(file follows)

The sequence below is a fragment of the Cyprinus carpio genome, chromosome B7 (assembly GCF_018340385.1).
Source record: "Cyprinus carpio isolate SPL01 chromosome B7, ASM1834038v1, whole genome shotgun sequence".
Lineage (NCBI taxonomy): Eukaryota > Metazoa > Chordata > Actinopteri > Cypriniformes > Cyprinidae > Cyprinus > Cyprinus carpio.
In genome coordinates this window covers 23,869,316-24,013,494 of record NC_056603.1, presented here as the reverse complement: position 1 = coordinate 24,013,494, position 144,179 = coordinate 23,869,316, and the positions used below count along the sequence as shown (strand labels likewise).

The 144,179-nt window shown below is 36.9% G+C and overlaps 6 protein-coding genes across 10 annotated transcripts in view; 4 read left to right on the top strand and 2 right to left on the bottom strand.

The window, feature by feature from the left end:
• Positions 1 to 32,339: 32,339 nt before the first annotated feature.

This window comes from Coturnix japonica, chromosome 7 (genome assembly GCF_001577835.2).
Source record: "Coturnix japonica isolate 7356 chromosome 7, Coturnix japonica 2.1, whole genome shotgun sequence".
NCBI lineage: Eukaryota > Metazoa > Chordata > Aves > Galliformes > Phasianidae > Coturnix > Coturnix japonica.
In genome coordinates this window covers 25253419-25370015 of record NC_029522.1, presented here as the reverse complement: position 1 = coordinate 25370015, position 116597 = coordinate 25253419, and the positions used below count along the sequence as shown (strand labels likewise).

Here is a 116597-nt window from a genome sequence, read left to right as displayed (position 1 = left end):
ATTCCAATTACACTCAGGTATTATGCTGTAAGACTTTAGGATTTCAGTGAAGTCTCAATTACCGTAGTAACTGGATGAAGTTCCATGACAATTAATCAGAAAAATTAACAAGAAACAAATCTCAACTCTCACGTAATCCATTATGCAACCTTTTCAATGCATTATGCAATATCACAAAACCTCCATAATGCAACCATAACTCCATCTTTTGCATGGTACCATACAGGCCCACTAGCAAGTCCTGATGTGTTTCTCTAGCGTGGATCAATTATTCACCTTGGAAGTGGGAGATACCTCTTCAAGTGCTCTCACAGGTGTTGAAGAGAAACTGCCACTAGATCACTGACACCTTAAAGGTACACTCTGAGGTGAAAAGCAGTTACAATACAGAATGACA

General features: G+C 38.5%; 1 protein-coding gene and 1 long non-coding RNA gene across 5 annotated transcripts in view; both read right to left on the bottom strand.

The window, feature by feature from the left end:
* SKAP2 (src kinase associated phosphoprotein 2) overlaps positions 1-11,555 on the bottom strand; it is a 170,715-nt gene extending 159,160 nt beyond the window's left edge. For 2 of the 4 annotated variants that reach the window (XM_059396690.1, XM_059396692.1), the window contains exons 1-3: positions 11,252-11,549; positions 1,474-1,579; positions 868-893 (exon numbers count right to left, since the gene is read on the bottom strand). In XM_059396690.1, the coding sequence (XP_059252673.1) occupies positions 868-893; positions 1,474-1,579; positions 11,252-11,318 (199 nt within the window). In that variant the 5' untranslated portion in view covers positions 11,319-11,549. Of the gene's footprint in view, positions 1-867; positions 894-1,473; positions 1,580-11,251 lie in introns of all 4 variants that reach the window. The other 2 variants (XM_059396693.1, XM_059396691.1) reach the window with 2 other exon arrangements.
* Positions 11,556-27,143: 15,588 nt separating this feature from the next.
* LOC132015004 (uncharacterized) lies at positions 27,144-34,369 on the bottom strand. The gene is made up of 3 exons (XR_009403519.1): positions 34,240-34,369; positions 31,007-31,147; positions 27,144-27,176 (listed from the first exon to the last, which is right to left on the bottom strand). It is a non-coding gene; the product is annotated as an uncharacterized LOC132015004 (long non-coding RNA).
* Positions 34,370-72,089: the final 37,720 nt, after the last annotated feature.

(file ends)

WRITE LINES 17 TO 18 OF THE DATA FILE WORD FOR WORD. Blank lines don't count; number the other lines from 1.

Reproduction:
* Positions 11,556-27,143: 15,588 nt separating this feature from the next.
* LOC132015004 (uncharacterized) lies at positions 27,144-34,369 on the bottom strand. The gene is made up of 3 exons (XR_009403519.1): positions 34,240-34,369; positions 31,007-31,147; positions 27,144-27,176 (listed from the first exon to the last, which is right to left on the bottom strand). It is a non-coding gene; the product is annotated as an uncharacterized LOC132015004 (long non-coding RNA).